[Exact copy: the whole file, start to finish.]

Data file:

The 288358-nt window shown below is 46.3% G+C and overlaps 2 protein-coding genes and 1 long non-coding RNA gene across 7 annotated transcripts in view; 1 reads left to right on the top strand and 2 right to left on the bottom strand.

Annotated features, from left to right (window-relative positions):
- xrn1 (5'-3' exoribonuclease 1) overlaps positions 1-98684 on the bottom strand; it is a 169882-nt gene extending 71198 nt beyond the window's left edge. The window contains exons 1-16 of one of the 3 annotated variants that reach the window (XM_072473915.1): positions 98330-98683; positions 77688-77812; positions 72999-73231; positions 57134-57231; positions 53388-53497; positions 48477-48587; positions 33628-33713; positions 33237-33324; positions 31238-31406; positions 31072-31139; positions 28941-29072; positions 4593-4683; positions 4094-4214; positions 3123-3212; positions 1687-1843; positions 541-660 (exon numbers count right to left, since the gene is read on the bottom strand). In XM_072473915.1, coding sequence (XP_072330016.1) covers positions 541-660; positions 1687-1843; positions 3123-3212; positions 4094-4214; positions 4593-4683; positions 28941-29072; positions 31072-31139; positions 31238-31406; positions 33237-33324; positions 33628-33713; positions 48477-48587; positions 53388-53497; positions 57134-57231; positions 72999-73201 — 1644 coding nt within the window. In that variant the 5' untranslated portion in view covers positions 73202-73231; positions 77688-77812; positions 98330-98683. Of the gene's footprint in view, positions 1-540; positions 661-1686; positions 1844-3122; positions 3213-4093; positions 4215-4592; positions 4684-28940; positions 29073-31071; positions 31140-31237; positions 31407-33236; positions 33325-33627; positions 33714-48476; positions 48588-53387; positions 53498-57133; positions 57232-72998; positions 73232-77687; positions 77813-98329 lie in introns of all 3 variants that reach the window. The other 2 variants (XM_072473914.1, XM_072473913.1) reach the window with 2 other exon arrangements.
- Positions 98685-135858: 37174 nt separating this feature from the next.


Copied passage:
The 288358-nt window shown below is 46.3% G+C and overlaps 2 protein-coding genes and 1 long non-coding RNA gene across 7 annotated transcripts in view; 1 reads left to right on the top strand and 2 right to left on the bottom strand.

Annotated features, from left to right (window-relative positions):
- xrn1 (5'-3' exoribonuclease 1) overlaps positions 1-98684 on the bottom strand; it is a 169882-nt gene extending 71198 nt beyond the window's left edge. The window contains exons 1-16 of one of the 3 annotated variants that reach the window (XM_072473915.1): positions 98330-98683; positions 77688-77812; positions 72999-73231; positions 57134-57231; positions 53388-53497; positions 48477-48587; positions 33628-33713; positions 33237-33324; positions 31238-31406; positions 31072-31139; positions 28941-29072; positions 4593-4683; positions 4094-4214; positions 3123-3212; positions 1687-1843; positions 541-660 (exon numbers count right to left, since the gene is read on the bottom strand). In XM_072473915.1, coding sequence (XP_072330016.1) covers positions 541-660; positions 1687-1843; positions 3123-3212; positions 4094-4214; positions 4593-4683; positions 28941-29072; positions 31072-31139; positions 31238-31406; positions 33237-33324; positions 33628-33713; positions 48477-48587; positions 53388-53497; positions 57134-57231; positions 72999-73201 — 1644 coding nt within the window. In that variant the 5' untranslated portion in view covers positions 73202-73231; positions 77688-77812; positions 98330-98683. Of the gene's footprint in view, positions 1-540; positions 661-1686; positions 1844-3122; positions 3213-4093; positions 4215-4592; positions 4684-28940; positions 29073-31071; positions 31140-31237; positions 31407-33236; positions 33325-33627; positions 33714-48476; positions 48588-53387; positions 53498-57133; positions 57232-72998; positions 73232-77687; positions 77813-98329 lie in introns of all 3 variants that reach the window. The other 2 variants (XM_072473914.1, XM_072473913.1) reach the window with 2 other exon arrangements.
- Positions 98685-135858: 37174 nt separating this feature from the next.